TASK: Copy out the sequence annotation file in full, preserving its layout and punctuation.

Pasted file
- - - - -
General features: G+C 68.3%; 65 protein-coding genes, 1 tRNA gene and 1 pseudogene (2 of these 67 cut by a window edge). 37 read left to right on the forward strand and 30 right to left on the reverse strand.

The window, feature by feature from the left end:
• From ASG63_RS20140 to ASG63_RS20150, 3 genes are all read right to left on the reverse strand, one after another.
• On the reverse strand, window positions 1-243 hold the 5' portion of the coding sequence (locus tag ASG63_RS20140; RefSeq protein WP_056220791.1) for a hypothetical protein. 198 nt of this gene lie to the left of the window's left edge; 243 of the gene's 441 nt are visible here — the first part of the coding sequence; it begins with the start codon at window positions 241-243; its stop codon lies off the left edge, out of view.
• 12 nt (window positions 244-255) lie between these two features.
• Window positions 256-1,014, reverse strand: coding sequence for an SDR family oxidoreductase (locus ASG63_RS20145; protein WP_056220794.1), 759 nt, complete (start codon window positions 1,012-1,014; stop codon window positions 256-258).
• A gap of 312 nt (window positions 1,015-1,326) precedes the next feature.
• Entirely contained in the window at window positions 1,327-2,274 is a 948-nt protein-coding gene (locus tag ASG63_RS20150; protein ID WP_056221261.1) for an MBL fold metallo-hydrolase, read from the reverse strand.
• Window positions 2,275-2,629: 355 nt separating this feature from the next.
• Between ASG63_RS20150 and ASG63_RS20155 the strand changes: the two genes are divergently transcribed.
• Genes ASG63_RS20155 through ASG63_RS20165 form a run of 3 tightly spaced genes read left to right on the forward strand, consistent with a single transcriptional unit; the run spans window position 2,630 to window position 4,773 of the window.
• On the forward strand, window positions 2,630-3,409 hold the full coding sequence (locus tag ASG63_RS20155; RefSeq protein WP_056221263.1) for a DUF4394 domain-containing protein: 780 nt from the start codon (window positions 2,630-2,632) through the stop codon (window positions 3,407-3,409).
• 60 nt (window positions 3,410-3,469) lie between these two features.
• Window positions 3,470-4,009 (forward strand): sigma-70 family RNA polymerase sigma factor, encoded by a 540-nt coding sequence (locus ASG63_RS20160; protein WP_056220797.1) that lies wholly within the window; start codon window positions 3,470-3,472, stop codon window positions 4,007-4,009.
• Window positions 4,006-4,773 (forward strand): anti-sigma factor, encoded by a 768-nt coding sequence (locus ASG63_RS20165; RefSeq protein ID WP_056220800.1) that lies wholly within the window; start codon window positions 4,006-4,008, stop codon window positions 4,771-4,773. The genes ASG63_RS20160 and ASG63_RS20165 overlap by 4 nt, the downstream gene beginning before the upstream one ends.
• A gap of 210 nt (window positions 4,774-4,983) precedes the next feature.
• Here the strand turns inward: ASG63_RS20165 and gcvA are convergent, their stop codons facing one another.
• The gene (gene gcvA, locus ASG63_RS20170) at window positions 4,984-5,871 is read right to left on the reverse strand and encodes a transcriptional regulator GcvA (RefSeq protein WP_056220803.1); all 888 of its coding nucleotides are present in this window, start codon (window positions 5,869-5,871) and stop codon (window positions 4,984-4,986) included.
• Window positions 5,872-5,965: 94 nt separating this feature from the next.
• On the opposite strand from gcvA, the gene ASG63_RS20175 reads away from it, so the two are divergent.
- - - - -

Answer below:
General features: G+C 68.3%; 65 protein-coding genes, 1 tRNA gene and 1 pseudogene (2 of these 67 cut by a window edge). 37 read left to right on the forward strand and 30 right to left on the reverse strand.

The window, feature by feature from the left end:
• From ASG63_RS20140 to ASG63_RS20150, 3 genes are all read right to left on the reverse strand, one after another.
• On the reverse strand, window positions 1-243 hold the 5' portion of the coding sequence (locus tag ASG63_RS20140; RefSeq protein WP_056220791.1) for a hypothetical protein. 198 nt of this gene lie to the left of the window's left edge; 243 of the gene's 441 nt are visible here — the first part of the coding sequence; it begins with the start codon at window positions 241-243; its stop codon lies off the left edge, out of view.
• 12 nt (window positions 244-255) lie between these two features.
• Window positions 256-1,014, reverse strand: coding sequence for an SDR family oxidoreductase (locus ASG63_RS20145; protein WP_056220794.1), 759 nt, complete (start codon window positions 1,012-1,014; stop codon window positions 256-258).
• A gap of 312 nt (window positions 1,015-1,326) precedes the next feature.
• Entirely contained in the window at window positions 1,327-2,274 is a 948-nt protein-coding gene (locus tag ASG63_RS20150; protein ID WP_056221261.1) for an MBL fold metallo-hydrolase, read from the reverse strand.
• Window positions 2,275-2,629: 355 nt separating this feature from the next.
• Between ASG63_RS20150 and ASG63_RS20155 the strand changes: the two genes are divergently transcribed.
• Genes ASG63_RS20155 through ASG63_RS20165 form a run of 3 tightly spaced genes read left to right on the forward strand, consistent with a single transcriptional unit; the run spans window position 2,630 to window position 4,773 of the window.
• On the forward strand, window positions 2,630-3,409 hold the full coding sequence (locus tag ASG63_RS20155; RefSeq protein WP_056221263.1) for a DUF4394 domain-containing protein: 780 nt from the start codon (window positions 2,630-2,632) through the stop codon (window positions 3,407-3,409).
• 60 nt (window positions 3,410-3,469) lie between these two features.
• Window positions 3,470-4,009 (forward strand): sigma-70 family RNA polymerase sigma factor, encoded by a 540-nt coding sequence (locus ASG63_RS20160; protein WP_056220797.1) that lies wholly within the window; start codon window positions 3,470-3,472, stop codon window positions 4,007-4,009.
• Window positions 4,006-4,773 (forward strand): anti-sigma factor, encoded by a 768-nt coding sequence (locus ASG63_RS20165; RefSeq protein ID WP_056220800.1) that lies wholly within the window; start codon window positions 4,006-4,008, stop codon window positions 4,771-4,773. The genes ASG63_RS20160 and ASG63_RS20165 overlap by 4 nt, the downstream gene beginning before the upstream one ends.
• A gap of 210 nt (window positions 4,774-4,983) precedes the next feature.
• Here the strand turns inward: ASG63_RS20165 and gcvA are convergent, their stop codons facing one another.
• The gene (gene gcvA, locus ASG63_RS20170) at window positions 4,984-5,871 is read right to left on the reverse strand and encodes a transcriptional regulator GcvA (RefSeq protein WP_056220803.1); all 888 of its coding nucleotides are present in this window, start codon (window positions 5,869-5,871) and stop codon (window positions 4,984-4,986) included.
• Window positions 5,872-5,965: 94 nt separating this feature from the next.
• On the opposite strand from gcvA, the gene ASG63_RS20175 reads away from it, so the two are divergent.